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Speculation about National Party leadership.

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PETER CAVE: The National Party's deputy leader, John Anderson, and agriculture minister, Mark Vaile, have held informal discussions on the delicate topic of succession to the party leadership. Mr Vaile is understood to have signalled he is not interested in the top job and will happily run as Mr Anderson's deputy.


Sally Sara reports that speculation about a changing of the guard in the National Party has been fuelled by concern that current leader, Tim Fischer, may be preparing to retire.


SALLY SARA: The two young bulls in the National Party have come to an understanding. Rather than locking horns down the track, Mark Vaile and John Anderson have talked through their aspirations. Mr Vaile has added weight to some of his earlier public comments and now given assurances that he doesn't want the leadership; instead, he is content to chase the role of deputy. That has some of his party colleagues a little puzzled. Many have been impressed with his performances on the floor of parliament and, more importantly, out in their electorates. As one National's backbencher put it last night, Mark Vaile has dust on his boots and is a good listener. After more than a decade as a stock and station agent, he certainly had plenty of practice at taking on board the concerns of farmers. But when it comes down to serious talk of leadership, a base of support has already been built around John Anderson. As the current deputy, he has been in parliament four years longer than Mark Vaile and has had a full term as a minister under his belt. During that time he has attracted some criticism for leaning too far in favour of free market economics. But more recently, he has spoken out about the need for special assistance for rural Australia. At a National Press Club address in February, he warned of the risk of two nations emerging: one city and one country. He said small towns were already folding and he conceded the government didn't have all the answers to turn it around. But that's where his backers believe John Anderson has a lot to offer. They regard him as possessing the intellectual horsepower to go further. That ability is matched by some desire.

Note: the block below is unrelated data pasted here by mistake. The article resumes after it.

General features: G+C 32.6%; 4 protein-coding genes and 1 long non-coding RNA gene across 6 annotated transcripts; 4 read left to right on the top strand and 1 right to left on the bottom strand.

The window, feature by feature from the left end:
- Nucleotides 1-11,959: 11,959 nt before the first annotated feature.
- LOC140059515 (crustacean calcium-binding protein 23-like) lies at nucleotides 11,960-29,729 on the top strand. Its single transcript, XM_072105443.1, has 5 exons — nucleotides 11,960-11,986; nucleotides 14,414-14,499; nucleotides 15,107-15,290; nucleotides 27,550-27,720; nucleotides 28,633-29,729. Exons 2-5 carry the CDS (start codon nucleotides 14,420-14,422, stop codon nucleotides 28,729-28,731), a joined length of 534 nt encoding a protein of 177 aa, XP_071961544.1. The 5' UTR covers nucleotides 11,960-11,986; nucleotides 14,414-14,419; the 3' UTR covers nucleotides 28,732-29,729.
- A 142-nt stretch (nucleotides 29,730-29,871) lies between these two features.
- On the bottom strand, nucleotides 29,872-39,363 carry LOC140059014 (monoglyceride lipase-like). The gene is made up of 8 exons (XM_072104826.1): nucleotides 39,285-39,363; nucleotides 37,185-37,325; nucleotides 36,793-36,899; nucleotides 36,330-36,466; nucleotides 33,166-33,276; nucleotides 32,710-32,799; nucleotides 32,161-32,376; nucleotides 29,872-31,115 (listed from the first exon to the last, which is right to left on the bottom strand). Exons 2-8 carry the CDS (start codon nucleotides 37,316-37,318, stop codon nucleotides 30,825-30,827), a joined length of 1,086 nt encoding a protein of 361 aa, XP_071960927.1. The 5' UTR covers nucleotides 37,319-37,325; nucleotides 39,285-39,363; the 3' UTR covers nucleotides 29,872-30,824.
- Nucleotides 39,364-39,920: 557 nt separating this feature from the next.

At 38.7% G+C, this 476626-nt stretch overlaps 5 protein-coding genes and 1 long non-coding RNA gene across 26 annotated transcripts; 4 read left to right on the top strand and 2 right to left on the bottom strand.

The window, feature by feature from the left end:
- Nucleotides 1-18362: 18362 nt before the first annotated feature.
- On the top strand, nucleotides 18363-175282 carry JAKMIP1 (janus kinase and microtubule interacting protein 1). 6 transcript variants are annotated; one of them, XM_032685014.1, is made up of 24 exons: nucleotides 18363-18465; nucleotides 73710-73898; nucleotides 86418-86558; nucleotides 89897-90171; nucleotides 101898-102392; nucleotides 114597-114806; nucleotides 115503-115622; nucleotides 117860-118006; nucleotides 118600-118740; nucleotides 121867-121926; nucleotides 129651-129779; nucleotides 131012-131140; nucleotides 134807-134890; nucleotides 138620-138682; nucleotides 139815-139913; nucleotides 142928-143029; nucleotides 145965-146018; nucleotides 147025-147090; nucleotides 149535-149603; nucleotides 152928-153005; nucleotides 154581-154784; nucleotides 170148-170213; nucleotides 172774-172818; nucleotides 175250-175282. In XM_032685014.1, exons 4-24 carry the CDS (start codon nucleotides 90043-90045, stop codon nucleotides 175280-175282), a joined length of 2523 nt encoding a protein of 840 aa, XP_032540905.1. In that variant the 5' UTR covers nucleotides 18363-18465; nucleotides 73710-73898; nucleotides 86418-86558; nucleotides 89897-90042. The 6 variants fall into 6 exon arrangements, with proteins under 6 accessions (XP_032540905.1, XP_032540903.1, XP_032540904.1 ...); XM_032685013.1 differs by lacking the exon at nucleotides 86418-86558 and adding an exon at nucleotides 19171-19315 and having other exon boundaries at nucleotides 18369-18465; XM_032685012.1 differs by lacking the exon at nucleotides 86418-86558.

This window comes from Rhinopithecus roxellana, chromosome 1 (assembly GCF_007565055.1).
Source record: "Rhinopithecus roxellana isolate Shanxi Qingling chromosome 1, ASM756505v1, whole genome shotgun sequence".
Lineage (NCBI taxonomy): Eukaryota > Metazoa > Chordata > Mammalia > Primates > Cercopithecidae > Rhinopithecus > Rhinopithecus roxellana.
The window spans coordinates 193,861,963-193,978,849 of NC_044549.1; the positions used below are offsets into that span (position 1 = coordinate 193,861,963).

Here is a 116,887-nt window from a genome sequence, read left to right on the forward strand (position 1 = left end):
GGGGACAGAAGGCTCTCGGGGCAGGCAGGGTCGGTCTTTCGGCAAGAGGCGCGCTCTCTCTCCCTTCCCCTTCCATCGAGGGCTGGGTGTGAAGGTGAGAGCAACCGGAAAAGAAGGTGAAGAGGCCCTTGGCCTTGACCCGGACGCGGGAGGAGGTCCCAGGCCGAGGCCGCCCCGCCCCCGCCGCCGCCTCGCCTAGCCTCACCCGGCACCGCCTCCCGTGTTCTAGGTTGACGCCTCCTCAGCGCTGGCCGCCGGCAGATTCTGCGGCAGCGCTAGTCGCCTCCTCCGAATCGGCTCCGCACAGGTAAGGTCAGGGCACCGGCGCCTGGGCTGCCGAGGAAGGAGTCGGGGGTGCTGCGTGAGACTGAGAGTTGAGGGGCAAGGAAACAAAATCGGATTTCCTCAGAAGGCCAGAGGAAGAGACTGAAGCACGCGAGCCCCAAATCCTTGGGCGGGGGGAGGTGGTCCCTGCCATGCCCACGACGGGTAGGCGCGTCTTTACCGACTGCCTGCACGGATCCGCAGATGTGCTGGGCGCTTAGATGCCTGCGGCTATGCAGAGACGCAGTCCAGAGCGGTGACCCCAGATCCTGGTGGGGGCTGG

A spokesman said, last night, Mr Anderson would consider it a great honour to lead the party, but that he doesn't know when and if the chance will arrive. And that's just it - Tim Fischer's Akubra hasn't gone cold just yet. In fact it's still hot and sweaty and shading the leader around the country, and the world, at a giddy rate. Tim Fischer is insisting he will be around for some time to come. If that's the case, any understanding between Mark Vaile and John Anderson will need a long shelf life just to survive.


PETER CAVE: Sally Sara in Canberra.